MADS-box genes are involved in plant reproductive development. However, the role of gene nucleotide diversity in soybean flowering and maturity remains unknown. Therefore, in this study, the distribution of DNA polymorphisms in the putative MADS-box gene located near the quantitative trait loci (QTL) for flowering time and maturity was targeted for association analysis using Glycine max (cultivated soybean) and Glycine soja (wild soybean). Sixteen single nucleotide polymorphisms identified in the upstream region of the putative MADS-box gene around QTL Pod mat 13-7 and Fflr 4-2 on chromosome 7 were found to be highly associated with maturity in soybean. The genetic diversity between cultivated soybeans and the wild relative was comparable, although the early maturity group (EMG) was less diverse than the late maturity group (LMG) of the cultivated soybean. Population size changes of the MADS-box gene in this soybean germplasm appeared to result from non-random selection. A selective pressure seemed to act on this gene in the EMG, while the LMG and G. soja were in genetic equilibrium. Neutrality tests and the constructed neighborjoining tree indicate that the EMG of G. max has experienced strong artificial selection for its domestication and genetic improvement. © The Genetics Society of Korea 2013. Source


Yan Y.-F.,Seoul National University | Yan Y.-F.,Jilin Agricultural University | Lestari P.,Seoul National University | Lestari P.,Indonesian Center for Agricultural Biotechnology and Genetic Resources Research and Development | And 4 more authors.
Genome | Year: 2013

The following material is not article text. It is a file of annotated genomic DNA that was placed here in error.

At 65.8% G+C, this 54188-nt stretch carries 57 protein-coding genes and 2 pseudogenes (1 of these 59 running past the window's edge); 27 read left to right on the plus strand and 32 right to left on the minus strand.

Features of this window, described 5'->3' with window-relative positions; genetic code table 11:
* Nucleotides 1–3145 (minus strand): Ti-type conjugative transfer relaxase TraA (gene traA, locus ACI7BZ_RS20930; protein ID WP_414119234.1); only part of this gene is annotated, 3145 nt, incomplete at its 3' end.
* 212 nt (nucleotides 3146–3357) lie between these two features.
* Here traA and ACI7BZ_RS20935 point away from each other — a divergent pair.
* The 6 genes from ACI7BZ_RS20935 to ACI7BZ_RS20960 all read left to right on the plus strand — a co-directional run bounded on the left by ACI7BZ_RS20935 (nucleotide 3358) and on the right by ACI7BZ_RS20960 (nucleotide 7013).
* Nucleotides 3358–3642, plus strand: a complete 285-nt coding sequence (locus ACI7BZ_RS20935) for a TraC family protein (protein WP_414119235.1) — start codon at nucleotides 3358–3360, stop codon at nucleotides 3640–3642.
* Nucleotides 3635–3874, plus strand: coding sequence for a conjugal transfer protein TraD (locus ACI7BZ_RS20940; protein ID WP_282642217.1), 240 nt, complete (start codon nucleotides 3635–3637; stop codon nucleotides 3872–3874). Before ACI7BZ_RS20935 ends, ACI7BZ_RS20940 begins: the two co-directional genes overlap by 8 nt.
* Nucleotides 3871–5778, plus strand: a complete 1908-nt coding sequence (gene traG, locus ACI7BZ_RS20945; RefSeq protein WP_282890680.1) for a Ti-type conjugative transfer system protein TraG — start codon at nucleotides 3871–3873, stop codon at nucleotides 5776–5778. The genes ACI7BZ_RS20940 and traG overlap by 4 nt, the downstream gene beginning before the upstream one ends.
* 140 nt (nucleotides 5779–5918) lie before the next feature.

Cadmium (Cd) poses a serious risk to human health due to its biological concentration through the food chain. To date, information on genetic and molecular mechanisms of Cd accumulation and distribution in rice remains to be elucidated. We developed an independent F7 RIL population derived from a cross between two japonica cultivars with contrasting Cd levels, 'Suwon490' and 'SNU-SG1', for QTLs identification of Cd accumulation and distribution. 'Suwon490' accumulated five times higher Cd in grain than 'SNU-SG1'. Large genotypic variations in Cd accumulation (17-fold) and concentration (12-fold) in grain were found among RILs. Significant positive correlations between Cd accumulation in grain with shoot Cd accumulation and shoot to grain distribution ratio of Cd signify that both shoot Cd accumulation and shoot to grain Cd distribution regulate Cd accumulation in japonica rice grain. A total of five main effect QTLs (scc10 for shoot Cd accumulation; gcc3, gcc9, gcc11 for grain Cd accumulation; and sgr5 for shoot to grain distribution ratio) were detected in chromosomes 10, 3, 9, 11, and 5, respectively. Of these, the novel potential QTL sgr5 has the strongest effect on shoot to grain Cd distribution. In addition, two digenic epistatic interaction QTLs were identified, suggesting the substantial contribution of nonallelic genes in genetic control of these Cd-related traits. © 2013 Published by NRC Research Press. Source